Are Coups in Africa Still a Good Thing?
By Tony Ogunlowo
Just as ECOWAS is about to send a military task force to Niger in a bid to uproot coup leader General Abdourahmane Tchiani and his cronies and return the country back to its elected ruler, another coup d’état erupts in Gabon. This brings to eight the number of coups in Africa in the past three years.
This throws a spanner in the works and will force the ECOWAS military command to re-think its strategy: you can’t fight two countries at once.
African leaders haven’t changed over the years: they are still inefficient, corrupt, and couldn’t less about the countries they are sworn to guide and protect, they may practice nepotism whilst ruling in the most non-democratic way known to Man.
Since Africa has embraced ‘democracy’ (- our ‘democracy’ is different to the Democracy they practice in the West!), the only way the average poor person on the street can effect a change in government is to cast their vote in the next elections, whenever that might be. But when their votes are compromised (- stolen, bought or not registered as being cast), they are stuck with a leader who may not have their best interests at heart. Rigging an election to win anywhere in Africa is probably the easiest thing to do if you have the means and power.
So, what can you do?
Nothing! With all the loopholes ‘democracy’ affords, a politician can remain in power, getting up to all sorts indefinitely, with the electorate powerless to stop them or remove them from office.
This is where the military coup plotters come in: they see the suffering of the people and the corruption of the government and decide to step in. In doing so, they break their oath of allegiance to the ruling civilian President, and if it goes wrong, they become guilty of committing treason and face severe consequences.
This is the 21st century, and I, along with many others, believe coups are something that has been consigned to the past: never again should a soldier with a gun be allowed to seize power and rule by force. We elect our leaders now.
But this is a grey area: if a soldier overthrows a corrupt ‘democratically-elected’ government and installs an interim government, is this right or wrong?
It’ll be ‘Right’ if the junta quickly establishes an interim government with a view of returning power to a Democratically-elected government within an agreed time frame. On the other hand, it becomes ‘Wrong’ if the junta decides to stay on indefinitely.
And this is why I call it a grey area: Should we endorse coup-plotters who sack corrupt governments or not? Mugabe, of late to Zimbabwe, was removed from power by the military when he became too old and erratic to run the country. They subsequently handed over to a civilian government as soon as the change was made.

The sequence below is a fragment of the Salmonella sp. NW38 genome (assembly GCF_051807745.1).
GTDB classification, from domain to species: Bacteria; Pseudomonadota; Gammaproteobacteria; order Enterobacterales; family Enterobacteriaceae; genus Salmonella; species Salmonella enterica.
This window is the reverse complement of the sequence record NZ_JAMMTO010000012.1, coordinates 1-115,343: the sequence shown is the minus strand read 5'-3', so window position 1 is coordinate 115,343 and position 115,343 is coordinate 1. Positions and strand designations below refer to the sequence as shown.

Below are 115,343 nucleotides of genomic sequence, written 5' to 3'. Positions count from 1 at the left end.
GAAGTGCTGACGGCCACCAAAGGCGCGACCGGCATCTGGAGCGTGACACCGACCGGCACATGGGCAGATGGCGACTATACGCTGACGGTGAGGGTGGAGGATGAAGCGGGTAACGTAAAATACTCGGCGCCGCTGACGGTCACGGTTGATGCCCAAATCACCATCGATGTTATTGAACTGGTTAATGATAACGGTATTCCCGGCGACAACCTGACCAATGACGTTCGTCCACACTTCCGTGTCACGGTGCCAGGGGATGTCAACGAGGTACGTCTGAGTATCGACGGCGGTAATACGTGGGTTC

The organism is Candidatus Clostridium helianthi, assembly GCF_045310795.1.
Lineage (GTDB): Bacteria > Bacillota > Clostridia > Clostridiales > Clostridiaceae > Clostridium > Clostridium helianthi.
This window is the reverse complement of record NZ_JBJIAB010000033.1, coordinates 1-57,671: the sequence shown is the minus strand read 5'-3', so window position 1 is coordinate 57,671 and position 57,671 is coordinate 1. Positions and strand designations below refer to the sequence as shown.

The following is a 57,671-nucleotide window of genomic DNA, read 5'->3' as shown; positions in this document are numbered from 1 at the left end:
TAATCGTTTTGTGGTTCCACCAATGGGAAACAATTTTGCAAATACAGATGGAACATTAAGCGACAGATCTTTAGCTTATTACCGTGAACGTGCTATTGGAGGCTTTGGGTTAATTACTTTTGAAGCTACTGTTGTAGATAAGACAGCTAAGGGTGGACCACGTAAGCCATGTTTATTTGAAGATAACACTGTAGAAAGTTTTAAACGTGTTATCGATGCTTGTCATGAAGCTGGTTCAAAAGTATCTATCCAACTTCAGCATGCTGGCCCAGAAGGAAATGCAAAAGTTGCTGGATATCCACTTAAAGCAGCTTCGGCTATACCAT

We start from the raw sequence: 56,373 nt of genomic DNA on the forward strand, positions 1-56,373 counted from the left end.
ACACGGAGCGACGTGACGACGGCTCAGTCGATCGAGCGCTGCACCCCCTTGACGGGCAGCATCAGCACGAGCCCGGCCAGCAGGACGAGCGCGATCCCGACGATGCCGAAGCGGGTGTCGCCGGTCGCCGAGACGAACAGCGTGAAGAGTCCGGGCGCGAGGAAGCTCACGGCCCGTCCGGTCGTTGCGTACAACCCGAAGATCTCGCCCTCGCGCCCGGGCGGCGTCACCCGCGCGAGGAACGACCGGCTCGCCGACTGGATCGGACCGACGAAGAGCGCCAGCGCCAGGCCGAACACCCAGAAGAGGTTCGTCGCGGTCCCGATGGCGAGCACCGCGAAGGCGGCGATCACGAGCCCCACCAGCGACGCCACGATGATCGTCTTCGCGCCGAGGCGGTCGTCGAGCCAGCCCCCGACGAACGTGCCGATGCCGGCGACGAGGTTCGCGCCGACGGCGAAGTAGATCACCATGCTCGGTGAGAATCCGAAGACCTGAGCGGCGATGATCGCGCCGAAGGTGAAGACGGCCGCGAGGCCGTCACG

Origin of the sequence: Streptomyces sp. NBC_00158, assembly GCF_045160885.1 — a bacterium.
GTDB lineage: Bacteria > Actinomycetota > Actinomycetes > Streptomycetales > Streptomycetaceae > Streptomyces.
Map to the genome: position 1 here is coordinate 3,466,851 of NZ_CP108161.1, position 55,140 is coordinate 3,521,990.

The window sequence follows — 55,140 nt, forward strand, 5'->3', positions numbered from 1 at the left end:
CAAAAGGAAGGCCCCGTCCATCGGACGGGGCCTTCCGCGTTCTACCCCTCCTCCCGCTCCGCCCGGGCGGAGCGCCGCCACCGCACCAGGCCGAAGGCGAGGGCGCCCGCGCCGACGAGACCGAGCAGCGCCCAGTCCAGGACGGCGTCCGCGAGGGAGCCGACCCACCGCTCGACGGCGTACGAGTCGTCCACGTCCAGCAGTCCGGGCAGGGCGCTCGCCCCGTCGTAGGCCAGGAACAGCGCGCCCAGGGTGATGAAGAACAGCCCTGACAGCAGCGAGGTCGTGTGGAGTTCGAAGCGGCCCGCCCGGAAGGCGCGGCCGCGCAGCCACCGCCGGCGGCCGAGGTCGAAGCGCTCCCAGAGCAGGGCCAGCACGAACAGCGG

Now back to the proposed ECOWAS military intervention in Niger. Military planners will now have to go back to the drawing board to plan the nearly-simultaneous invasion of two sovereign nations (- Niger and Gabon); you can’t invade one country without the other! Since the powers that be have shot their mouths off threatening to invade Niger, they’ll have to do the same to Gabon. Considering the fact that they have the personnel, equipment and resources (- which they don’t), it’ll be a logistical and planning nightmare: something even Russia or America would never consider. How do you fight two wars against two separate countries at the same time?
Isn’t it time to listen to the voices of people for once? The people of Niger and Gabon seem to be happy to have been liberated from their tyrannical elected leaders, welcoming the change and dancing in the street. Perhaps ECOWAS and the rest of the international community should have a wait-and-see attitude before going all gung-ho, guns blazing on a military expedition that will mostly end in disaster. ECOMOG, the military intervention wing of ECOWAS, has not really had a successful run in its 30-year existence: its intervention has not prevented civil wars and its participation, sometimes, has always been questionable.
A round table discussion between coup leaders and international observers will present to the world their intentions and how they plan to restore the people’s mandate of free and fair elections to elect leaders who are not above the law.
If we are going to practice democracy the African way, there should be provision to remove inept and corrupt leaders the African way.
So, there is no need to wage needless wars.
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